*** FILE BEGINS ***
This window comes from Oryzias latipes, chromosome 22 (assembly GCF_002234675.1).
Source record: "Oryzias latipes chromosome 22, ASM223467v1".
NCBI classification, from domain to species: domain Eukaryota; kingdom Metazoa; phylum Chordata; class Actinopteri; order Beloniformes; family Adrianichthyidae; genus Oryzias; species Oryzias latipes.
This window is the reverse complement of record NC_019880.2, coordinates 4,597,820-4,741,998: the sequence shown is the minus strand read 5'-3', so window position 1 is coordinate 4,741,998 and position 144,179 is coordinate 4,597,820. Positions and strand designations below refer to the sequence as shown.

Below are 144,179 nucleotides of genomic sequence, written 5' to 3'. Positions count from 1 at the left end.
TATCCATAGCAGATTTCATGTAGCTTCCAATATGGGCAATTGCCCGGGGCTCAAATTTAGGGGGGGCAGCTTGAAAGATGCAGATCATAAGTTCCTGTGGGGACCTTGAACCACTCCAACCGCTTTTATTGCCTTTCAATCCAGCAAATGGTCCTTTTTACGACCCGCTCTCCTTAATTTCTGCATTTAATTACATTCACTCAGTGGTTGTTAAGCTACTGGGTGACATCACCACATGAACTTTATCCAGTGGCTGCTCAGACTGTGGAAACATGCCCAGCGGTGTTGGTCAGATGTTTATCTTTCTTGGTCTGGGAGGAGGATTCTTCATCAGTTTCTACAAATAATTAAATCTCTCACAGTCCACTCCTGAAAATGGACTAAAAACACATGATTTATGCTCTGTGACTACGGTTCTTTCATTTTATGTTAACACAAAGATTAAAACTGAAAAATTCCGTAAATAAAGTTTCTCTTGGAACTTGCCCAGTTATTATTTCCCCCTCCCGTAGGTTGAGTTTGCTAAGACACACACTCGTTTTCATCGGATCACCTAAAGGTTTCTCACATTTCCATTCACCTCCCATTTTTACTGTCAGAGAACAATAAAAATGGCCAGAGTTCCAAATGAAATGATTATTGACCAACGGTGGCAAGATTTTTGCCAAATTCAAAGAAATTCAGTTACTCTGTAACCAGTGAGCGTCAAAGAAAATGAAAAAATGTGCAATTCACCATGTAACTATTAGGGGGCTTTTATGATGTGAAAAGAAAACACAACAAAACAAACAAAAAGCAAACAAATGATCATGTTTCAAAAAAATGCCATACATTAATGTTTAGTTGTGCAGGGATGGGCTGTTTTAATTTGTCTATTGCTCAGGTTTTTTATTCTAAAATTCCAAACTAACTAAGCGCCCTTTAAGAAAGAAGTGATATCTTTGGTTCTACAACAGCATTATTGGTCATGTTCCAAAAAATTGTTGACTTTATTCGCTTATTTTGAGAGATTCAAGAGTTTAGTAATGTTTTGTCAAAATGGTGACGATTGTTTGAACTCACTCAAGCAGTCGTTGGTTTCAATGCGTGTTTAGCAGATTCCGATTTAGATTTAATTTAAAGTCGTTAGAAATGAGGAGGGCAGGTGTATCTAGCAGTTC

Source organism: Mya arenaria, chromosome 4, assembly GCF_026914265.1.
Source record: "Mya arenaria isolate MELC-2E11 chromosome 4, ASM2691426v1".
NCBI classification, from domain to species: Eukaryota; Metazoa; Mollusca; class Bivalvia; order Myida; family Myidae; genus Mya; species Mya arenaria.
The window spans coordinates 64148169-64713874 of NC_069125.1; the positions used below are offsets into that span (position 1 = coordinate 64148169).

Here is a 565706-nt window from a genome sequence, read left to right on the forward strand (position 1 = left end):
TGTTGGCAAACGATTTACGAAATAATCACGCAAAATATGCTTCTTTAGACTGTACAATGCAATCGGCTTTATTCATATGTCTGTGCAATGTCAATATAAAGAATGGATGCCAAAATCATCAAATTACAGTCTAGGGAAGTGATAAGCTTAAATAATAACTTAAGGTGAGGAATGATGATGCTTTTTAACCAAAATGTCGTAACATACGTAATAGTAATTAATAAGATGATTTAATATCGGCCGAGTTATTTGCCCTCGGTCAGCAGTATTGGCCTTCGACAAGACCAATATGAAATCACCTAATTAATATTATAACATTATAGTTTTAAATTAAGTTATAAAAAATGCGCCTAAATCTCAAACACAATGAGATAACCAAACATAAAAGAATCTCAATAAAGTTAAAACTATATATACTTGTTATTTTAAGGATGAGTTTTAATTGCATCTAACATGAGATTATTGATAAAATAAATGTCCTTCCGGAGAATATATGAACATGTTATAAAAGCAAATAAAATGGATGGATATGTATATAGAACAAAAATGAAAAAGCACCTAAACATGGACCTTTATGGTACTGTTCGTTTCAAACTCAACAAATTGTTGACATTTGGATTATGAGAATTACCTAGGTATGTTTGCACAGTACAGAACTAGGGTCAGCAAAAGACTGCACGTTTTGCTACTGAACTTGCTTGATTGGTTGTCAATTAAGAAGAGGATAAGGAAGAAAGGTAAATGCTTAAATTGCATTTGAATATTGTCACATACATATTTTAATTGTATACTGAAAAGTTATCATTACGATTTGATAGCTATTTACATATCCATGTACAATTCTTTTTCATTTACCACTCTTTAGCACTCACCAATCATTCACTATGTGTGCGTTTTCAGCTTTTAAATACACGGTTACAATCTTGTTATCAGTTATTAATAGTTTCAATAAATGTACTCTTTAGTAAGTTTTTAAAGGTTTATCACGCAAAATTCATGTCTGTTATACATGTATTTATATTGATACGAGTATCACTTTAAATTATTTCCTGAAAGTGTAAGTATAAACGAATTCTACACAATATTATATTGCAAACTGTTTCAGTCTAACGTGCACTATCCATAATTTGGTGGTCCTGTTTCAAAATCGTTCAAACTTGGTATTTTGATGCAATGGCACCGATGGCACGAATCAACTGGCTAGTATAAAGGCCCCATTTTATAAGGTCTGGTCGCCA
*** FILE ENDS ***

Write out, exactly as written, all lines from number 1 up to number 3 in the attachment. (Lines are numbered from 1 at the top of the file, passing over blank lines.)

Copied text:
This window comes from Oryzias latipes, chromosome 22 (assembly GCF_002234675.1).
Source record: "Oryzias latipes chromosome 22, ASM223467v1".
NCBI classification, from domain to species: domain Eukaryota; kingdom Metazoa; phylum Chordata; class Actinopteri; order Beloniformes; family Adrianichthyidae; genus Oryzias; species Oryzias latipes.